Saturday, January 8, 2011

I'm not a writer; I was just born this way

Now it’s time for a LONG overdue blog entry!  Yay! 

For some reason, I’ve been thinking a lot about my past forays into writing.  Even though this is the first time I’ve REALLY truly thought about publishing and what that would entail, I think I’ve been on this train for a long while.  Please, join me, in a short (ok, not that short) jaunt down memory lane, where I recount some of my finer literary moments!

A couple years ago, my mum invited me to her house to clean out the bazillions of boxes she has carted around through all of her moves.  Most of these boxes were filled with things related to me (I’m an only child so...yeah.)  There were home made cards of all sorts and occasions, old school projects that we couldn’t bear to part with, random scribblings, and, of course, many many “stories.”  The earliest of these consisted of my pre-literacy attempts, mere scribbles and some random words arranged haphazardly on the page.  I’m certain there was a method behind my madness (most lunatics are!) though.  Unfortunately, I can’t recall any exact examples now, but suffice to say, it was things like 

rAIn  boW           FLowERbECAUSE she Loved!

  and the like.  I’m sure I was asking my mum for each letter as I went.

Flash forward a year or two, and I’m in Kindergarten.  I was the only child in my kindergarten who could read (not bragging, it was just true.)  The teachers actually called my mum in for a conference after one particular disciplinary “incident.”  Apparently, I’d written a story (I still remember it - something about a black unicorn named Wildfire scrawled all over one side of a looseleaf paper in my exceptionally messy handwriting) that I wished to read for my show and tell.  The teachers refused me that privilege - because it would be bad for the morale of the children, I later found out - and I threw a fit.  So, they had to call my mum in and say she had to get me under control and tell me I was absolutely not allowed to read in Kindergarten.  Yeah, yay public schools!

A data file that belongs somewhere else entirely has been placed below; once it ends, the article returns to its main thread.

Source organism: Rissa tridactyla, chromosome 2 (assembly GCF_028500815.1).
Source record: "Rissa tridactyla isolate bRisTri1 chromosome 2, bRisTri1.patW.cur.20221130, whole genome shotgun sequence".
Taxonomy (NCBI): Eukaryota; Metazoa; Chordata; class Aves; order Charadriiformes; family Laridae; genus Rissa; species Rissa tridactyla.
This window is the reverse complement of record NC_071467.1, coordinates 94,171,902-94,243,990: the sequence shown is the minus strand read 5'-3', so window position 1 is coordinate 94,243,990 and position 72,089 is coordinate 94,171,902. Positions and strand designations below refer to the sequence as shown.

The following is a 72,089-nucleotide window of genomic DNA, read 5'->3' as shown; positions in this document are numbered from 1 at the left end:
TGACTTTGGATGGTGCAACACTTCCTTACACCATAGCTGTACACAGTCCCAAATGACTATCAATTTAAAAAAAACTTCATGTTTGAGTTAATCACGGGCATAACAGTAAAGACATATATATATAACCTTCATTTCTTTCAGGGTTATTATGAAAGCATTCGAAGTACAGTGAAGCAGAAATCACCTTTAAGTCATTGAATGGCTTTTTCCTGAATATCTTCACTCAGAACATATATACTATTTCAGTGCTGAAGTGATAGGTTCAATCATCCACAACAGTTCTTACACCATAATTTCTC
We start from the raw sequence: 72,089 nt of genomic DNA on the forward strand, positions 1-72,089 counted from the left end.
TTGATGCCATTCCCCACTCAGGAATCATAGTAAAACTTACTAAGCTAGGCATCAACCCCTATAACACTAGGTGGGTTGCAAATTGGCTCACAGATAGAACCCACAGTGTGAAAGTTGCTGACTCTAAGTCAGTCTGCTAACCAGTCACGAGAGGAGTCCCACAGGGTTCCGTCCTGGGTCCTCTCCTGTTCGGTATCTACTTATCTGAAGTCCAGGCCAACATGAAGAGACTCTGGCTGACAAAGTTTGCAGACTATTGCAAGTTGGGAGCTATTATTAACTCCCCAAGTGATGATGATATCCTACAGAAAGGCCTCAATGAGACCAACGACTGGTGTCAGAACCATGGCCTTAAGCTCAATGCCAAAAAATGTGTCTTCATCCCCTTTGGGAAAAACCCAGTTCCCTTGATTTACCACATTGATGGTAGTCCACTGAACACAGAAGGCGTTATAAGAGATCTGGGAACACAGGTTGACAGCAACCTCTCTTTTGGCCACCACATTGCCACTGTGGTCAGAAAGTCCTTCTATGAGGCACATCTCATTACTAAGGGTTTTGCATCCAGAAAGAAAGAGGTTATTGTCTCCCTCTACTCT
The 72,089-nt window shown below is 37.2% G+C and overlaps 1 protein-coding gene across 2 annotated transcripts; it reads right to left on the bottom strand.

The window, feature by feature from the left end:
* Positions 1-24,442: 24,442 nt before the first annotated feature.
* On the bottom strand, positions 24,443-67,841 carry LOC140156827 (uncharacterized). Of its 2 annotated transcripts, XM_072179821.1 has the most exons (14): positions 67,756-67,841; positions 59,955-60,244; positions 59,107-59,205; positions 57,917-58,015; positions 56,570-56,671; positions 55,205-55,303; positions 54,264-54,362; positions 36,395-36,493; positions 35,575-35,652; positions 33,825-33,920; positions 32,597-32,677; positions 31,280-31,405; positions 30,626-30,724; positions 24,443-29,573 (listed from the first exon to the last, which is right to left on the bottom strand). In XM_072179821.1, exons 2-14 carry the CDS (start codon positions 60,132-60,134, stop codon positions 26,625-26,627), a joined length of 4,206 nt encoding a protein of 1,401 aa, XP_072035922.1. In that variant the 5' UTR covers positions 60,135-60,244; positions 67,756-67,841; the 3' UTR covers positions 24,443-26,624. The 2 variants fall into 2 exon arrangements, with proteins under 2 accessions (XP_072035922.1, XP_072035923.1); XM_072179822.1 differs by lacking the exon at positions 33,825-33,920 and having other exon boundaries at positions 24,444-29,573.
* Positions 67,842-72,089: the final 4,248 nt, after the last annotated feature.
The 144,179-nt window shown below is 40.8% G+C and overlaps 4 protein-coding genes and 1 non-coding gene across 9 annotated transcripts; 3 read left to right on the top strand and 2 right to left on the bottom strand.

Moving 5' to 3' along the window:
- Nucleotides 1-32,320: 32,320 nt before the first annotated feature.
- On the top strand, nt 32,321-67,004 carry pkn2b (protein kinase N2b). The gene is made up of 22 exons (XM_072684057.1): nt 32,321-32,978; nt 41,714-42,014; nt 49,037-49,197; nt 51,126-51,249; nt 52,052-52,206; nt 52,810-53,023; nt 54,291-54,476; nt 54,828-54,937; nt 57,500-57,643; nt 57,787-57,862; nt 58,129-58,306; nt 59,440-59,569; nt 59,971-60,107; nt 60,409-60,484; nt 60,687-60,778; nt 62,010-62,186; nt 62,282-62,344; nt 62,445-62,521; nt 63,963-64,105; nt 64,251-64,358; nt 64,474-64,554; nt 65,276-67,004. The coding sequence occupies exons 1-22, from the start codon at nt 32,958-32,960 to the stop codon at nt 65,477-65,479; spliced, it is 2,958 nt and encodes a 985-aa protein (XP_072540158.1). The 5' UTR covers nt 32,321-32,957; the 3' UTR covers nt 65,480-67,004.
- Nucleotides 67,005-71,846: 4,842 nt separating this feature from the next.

Flash WAY forward and I’m in grade 8 with the best, most amazing English teacher I’d ever had.  (She even bought me a journal when I moved away to encourage me to keep writing.)  One of the poems I’d written in her class was published in a local paper, thanks to her.  I wrote so many short stories in her class and used to dream up covers for the novel I’d someday write.  She assured me she’d keep her eye out for my book in the coming years.  I aim not to disappoint!

Now, we come to grade 10, when I finally buckled down and decided to write my first book.  Sort of.  I’m not sure whatever happened to that gem.  I’d made it to about 60 pgs on WordPerfect (hey, it was the 90s!).  It was a very original plot - 16 year old boy falls in love with his homely neighbor who may or may not have been abused.  She moves away and he drops into the deepest of deep depressions, which is only turned around when he goes on a massive class trip to the beach.  Loads of debauchery ensue, he gets alcohol poisoning, and one of the girls there (the blonde popular one, of course) nurses him back to health.  I only remember one choice line, in the scene where he’s about to puke.  “Somehow she knew to get me the bowl right at that moment.  She knew a lot about what I needed.”  Oh yes, I am sorry I lost that masterpiece! :)